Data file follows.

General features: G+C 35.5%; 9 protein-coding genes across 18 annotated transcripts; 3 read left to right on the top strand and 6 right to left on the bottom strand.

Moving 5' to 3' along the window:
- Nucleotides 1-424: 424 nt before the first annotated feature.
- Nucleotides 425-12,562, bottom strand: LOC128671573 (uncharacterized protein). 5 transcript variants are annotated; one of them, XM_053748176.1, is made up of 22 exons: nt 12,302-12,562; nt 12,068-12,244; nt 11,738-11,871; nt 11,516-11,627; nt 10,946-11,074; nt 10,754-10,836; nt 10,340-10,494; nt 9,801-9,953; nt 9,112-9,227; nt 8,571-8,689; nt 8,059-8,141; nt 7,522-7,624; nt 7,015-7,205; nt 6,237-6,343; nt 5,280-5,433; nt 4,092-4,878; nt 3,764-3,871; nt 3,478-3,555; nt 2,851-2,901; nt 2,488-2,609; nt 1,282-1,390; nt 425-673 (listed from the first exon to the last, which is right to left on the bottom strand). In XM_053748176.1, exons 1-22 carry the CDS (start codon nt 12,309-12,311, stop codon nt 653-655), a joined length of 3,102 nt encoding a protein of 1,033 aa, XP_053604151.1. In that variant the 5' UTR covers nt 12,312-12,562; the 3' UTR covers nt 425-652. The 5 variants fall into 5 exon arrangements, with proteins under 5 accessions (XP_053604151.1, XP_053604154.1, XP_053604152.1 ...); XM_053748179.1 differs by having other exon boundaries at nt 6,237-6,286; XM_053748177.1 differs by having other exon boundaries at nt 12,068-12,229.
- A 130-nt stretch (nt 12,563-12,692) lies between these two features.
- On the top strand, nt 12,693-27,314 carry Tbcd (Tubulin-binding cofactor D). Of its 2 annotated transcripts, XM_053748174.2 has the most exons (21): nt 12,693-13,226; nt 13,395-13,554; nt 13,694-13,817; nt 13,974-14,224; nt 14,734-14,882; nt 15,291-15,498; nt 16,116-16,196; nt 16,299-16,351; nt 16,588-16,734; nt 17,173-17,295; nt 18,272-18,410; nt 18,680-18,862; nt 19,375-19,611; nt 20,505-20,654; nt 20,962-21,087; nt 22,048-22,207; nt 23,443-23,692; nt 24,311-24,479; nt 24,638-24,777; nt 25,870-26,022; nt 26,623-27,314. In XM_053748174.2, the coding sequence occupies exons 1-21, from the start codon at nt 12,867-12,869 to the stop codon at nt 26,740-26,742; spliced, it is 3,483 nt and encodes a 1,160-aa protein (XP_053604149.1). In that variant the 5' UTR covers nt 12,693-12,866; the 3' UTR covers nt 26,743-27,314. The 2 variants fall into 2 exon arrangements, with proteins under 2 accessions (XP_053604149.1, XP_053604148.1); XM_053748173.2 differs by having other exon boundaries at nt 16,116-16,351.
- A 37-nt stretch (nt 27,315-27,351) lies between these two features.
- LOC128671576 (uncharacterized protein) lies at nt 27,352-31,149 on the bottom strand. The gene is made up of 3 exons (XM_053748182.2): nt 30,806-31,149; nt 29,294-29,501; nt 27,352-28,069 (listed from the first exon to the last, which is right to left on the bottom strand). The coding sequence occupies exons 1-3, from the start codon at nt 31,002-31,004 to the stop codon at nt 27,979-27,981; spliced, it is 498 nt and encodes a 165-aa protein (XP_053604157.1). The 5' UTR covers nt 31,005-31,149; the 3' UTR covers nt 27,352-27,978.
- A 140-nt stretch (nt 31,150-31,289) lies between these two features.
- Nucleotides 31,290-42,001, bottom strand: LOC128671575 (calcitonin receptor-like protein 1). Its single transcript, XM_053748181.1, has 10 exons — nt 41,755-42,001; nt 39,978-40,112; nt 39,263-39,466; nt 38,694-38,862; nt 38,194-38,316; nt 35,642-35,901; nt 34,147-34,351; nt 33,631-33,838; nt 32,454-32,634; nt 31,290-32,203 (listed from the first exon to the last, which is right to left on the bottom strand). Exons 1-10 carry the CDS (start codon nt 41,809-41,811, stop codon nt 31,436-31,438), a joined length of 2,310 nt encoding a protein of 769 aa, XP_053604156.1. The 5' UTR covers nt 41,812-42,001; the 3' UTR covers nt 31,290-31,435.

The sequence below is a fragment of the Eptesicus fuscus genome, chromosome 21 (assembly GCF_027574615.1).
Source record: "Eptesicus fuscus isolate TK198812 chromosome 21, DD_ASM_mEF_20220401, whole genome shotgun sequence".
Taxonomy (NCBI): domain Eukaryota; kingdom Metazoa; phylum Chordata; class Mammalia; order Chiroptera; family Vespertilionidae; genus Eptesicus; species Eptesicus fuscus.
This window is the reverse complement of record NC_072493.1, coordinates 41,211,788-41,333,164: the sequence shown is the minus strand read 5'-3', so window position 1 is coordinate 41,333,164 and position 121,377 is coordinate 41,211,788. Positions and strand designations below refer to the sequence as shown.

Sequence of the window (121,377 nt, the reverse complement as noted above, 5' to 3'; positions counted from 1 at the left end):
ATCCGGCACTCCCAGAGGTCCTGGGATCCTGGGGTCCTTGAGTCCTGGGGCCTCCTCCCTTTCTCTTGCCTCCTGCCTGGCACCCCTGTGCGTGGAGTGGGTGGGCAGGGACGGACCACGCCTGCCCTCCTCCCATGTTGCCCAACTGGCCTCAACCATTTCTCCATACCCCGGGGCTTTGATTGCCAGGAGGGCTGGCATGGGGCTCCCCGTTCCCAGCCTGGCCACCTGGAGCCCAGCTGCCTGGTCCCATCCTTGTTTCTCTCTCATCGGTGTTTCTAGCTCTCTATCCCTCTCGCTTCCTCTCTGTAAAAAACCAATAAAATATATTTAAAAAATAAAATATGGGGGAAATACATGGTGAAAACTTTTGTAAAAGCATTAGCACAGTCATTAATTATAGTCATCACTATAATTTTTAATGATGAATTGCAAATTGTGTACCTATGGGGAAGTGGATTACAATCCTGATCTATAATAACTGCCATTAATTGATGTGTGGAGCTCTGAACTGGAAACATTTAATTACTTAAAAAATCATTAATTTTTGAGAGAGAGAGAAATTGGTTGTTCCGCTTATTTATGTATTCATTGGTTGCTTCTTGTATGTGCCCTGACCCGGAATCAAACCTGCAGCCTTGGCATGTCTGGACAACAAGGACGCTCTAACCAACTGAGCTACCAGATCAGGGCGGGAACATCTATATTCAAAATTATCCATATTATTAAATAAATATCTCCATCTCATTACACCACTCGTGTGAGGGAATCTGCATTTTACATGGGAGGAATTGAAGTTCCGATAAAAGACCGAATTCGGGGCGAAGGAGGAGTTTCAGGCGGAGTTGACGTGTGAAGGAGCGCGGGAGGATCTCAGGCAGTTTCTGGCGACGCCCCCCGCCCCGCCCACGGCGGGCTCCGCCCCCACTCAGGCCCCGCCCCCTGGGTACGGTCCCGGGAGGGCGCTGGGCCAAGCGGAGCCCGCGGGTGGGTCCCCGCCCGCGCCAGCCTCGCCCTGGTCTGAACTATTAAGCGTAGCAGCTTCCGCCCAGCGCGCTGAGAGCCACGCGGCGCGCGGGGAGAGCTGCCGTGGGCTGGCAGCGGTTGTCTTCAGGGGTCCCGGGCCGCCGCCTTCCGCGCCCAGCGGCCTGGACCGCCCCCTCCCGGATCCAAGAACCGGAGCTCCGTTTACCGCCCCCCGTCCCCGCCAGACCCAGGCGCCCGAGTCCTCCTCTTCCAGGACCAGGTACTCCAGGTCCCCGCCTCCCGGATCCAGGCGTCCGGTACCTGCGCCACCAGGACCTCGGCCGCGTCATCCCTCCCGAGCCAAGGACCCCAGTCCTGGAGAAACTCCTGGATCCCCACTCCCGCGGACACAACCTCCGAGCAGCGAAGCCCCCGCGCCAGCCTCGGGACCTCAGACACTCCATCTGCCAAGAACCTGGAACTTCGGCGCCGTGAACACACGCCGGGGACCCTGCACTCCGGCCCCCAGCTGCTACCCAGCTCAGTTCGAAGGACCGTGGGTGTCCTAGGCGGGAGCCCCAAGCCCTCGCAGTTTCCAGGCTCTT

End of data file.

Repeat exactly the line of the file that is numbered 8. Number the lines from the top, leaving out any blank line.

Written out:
- LOC128671576 (uncharacterized protein) lies at nt 27,352-31,149 on the bottom strand. The gene is made up of 3 exons (XM_053748182.2): nt 30,806-31,149; nt 29,294-29,501; nt 27,352-28,069 (listed from the first exon to the last, which is right to left on the bottom strand). The coding sequence occupies exons 1-3, from the start codon at nt 31,002-31,004 to the stop codon at nt 27,979-27,981; spliced, it is 498 nt and encodes a 165-aa protein (XP_053604157.1). The 5' UTR covers nt 31,005-31,149; the 3' UTR covers nt 27,352-27,978.